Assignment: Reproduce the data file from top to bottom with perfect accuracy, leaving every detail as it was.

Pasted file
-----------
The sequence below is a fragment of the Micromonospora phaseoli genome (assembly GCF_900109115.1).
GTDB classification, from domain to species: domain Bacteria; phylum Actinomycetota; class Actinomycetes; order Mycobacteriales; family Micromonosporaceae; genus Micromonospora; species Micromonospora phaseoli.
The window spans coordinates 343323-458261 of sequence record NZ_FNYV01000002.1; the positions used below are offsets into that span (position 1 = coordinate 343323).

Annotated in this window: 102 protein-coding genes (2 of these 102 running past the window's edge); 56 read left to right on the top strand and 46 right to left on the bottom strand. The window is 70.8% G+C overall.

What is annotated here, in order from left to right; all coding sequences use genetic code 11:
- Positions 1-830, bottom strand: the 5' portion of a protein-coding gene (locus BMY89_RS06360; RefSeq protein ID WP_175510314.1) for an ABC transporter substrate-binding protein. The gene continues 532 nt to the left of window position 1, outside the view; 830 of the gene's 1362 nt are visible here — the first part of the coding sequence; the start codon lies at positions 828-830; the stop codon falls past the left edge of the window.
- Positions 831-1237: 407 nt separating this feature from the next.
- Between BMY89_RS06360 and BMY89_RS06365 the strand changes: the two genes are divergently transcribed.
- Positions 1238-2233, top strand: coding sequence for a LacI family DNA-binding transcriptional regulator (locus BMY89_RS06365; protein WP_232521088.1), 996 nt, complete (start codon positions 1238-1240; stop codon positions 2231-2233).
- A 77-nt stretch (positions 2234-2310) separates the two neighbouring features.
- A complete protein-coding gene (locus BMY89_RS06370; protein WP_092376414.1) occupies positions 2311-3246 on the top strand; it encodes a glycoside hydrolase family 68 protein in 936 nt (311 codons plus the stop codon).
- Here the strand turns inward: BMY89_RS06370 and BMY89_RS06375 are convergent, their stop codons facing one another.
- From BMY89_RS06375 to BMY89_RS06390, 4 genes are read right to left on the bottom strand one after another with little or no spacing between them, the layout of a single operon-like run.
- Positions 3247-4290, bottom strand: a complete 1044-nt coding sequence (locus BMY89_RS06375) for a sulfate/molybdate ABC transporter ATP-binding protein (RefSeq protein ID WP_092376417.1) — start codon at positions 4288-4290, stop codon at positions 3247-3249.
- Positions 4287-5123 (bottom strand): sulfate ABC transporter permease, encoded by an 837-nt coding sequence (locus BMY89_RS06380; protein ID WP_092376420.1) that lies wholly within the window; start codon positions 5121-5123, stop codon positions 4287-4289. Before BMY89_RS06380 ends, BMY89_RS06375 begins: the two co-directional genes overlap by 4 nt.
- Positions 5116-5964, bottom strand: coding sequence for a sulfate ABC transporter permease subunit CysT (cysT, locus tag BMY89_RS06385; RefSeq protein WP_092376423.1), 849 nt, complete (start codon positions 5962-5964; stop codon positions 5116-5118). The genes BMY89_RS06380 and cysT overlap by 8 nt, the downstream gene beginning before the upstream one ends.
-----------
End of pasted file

The sequence below is a fragment of the Micromonospora phaseoli genome (assembly GCF_900109115.1).
GTDB classification, from domain to species: domain Bacteria; phylum Actinomycetota; class Actinomycetes; order Mycobacteriales; family Micromonosporaceae; genus Micromonospora; species Micromonospora phaseoli.
The window spans coordinates 343323-458261 of sequence record NZ_FNYV01000002.1; the positions used below are offsets into that span (position 1 = coordinate 343323).

Annotated in this window: 102 protein-coding genes (2 of these 102 running past the window's edge); 56 read left to right on the top strand and 46 right to left on the bottom strand. The window is 70.8% G+C overall.

What is annotated here, in order from left to right; all coding sequences use genetic code 11:
- Positions 1-830, bottom strand: the 5' portion of a protein-coding gene (locus BMY89_RS06360; RefSeq protein ID WP_175510314.1) for an ABC transporter substrate-binding protein. The gene continues 532 nt to the left of window position 1, outside the view; 830 of the gene's 1362 nt are visible here — the first part of the coding sequence; the start codon lies at positions 828-830; the stop codon falls past the left edge of the window.
- Positions 831-1237: 407 nt separating this feature from the next.
- Between BMY89_RS06360 and BMY89_RS06365 the strand changes: the two genes are divergently transcribed.
- Positions 1238-2233, top strand: coding sequence for a LacI family DNA-binding transcriptional regulator (locus BMY89_RS06365; protein WP_232521088.1), 996 nt, complete (start codon positions 1238-1240; stop codon positions 2231-2233).
- A 77-nt stretch (positions 2234-2310) separates the two neighbouring features.
- A complete protein-coding gene (locus BMY89_RS06370; protein WP_092376414.1) occupies positions 2311-3246 on the top strand; it encodes a glycoside hydrolase family 68 protein in 936 nt (311 codons plus the stop codon).
- Here the strand turns inward: BMY89_RS06370 and BMY89_RS06375 are convergent, their stop codons facing one another.
- From BMY89_RS06375 to BMY89_RS06390, 4 genes are read right to left on the bottom strand one after another with little or no spacing between them, the layout of a single operon-like run.
- Positions 3247-4290, bottom strand: a complete 1044-nt coding sequence (locus BMY89_RS06375) for a sulfate/molybdate ABC transporter ATP-binding protein (RefSeq protein ID WP_092376417.1) — start codon at positions 4288-4290, stop codon at positions 3247-3249.
- Positions 4287-5123 (bottom strand): sulfate ABC transporter permease, encoded by an 837-nt coding sequence (locus BMY89_RS06380; protein ID WP_092376420.1) that lies wholly within the window; start codon positions 5121-5123, stop codon positions 4287-4289. Before BMY89_RS06380 ends, BMY89_RS06375 begins: the two co-directional genes overlap by 4 nt.
- Positions 5116-5964, bottom strand: coding sequence for a sulfate ABC transporter permease subunit CysT (cysT, locus tag BMY89_RS06385; RefSeq protein WP_092376423.1), 849 nt, complete (start codon positions 5962-5964; stop codon positions 5116-5118). The genes BMY89_RS06380 and cysT overlap by 8 nt, the downstream gene beginning before the upstream one ends.